Arusha, 30 April 2008 (FH) - The trial of Callixte Kalimanzira, a former high ranking Rwandan civil servant accused of 1994 genocide, will begin on 5 May, reports Hirondelle Agency.

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The decision was announced during a status conference in the case presided by Judge Dennis Byron (Saint-Kitts and Nevis), who is also president of the ICTR.

This trial was scheduled to have opened last Monday, but it was deferred because of the difficulties in the composition of the Chamber.

Kalimanzira, 55, an agronomist by training, was director of the rural development section at the presidency , secretary-general and then, cabinet director at the ministry of the interior. From April to May 1994, he directed the ministry of the interior on interim basis.

The defendant surrendered himself on 8 November 2005 to the ICTR, which had indicted him four months earlier. The conditions of his arrest remain obscure.

The prosecutor affirms that he was "very close" to the then interim President Theodore Sindikubwabo as well as Prime Minister Jean Kambanda, originating, like him, from the prefecture of Butare, in southern Rwanda.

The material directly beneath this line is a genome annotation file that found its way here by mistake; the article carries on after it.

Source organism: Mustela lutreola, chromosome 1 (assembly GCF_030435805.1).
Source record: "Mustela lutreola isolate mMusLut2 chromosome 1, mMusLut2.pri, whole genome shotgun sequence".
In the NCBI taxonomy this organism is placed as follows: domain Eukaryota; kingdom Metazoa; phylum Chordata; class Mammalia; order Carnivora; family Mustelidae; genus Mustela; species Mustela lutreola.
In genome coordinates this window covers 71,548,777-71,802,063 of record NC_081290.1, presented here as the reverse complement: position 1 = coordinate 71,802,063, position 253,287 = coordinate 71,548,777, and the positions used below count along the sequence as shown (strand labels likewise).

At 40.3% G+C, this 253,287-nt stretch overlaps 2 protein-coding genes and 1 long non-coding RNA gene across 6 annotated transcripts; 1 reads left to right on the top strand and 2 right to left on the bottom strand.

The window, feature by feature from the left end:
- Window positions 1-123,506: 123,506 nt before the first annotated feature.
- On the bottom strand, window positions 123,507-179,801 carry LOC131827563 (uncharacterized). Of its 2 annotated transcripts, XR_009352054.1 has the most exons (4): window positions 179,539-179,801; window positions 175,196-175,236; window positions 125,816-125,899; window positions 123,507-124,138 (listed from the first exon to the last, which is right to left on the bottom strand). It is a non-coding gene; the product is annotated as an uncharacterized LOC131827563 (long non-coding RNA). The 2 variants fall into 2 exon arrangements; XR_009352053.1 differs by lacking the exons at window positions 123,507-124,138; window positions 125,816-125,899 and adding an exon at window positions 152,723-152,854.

Kalimanzira is accused of having supervised attacks against Tutsis on Kabuye hill around 23 April 1994.

According to the prosecutor, the defendant, before the attack, encouraged the victims, estimated at more than 20, 000 to take refuge on the hill, by promising them protection and food.

Around 5 June 1994, Kalimanzira, who has pleaded not guilty, invited the population to eliminate Tutsis, including those who were still in the uterus of their mothers.

Since its creation, the ICTR has tried 35 people while 27 others are currently on trial. It must finish its first instance trials by 31 December 2008 as directed by the Security Council.

The last trial to have been open is that of Abbot Hormisdas Nsengimana, a former vice-chancellor of the Christ the King College in Nyanza, southern Rwanda, on 22 June 2007.

Seven people, detained in Arusha, are still waiting to be tried. Three others are detained in Europe and 13 are still at large.


© Hirondelle News Agency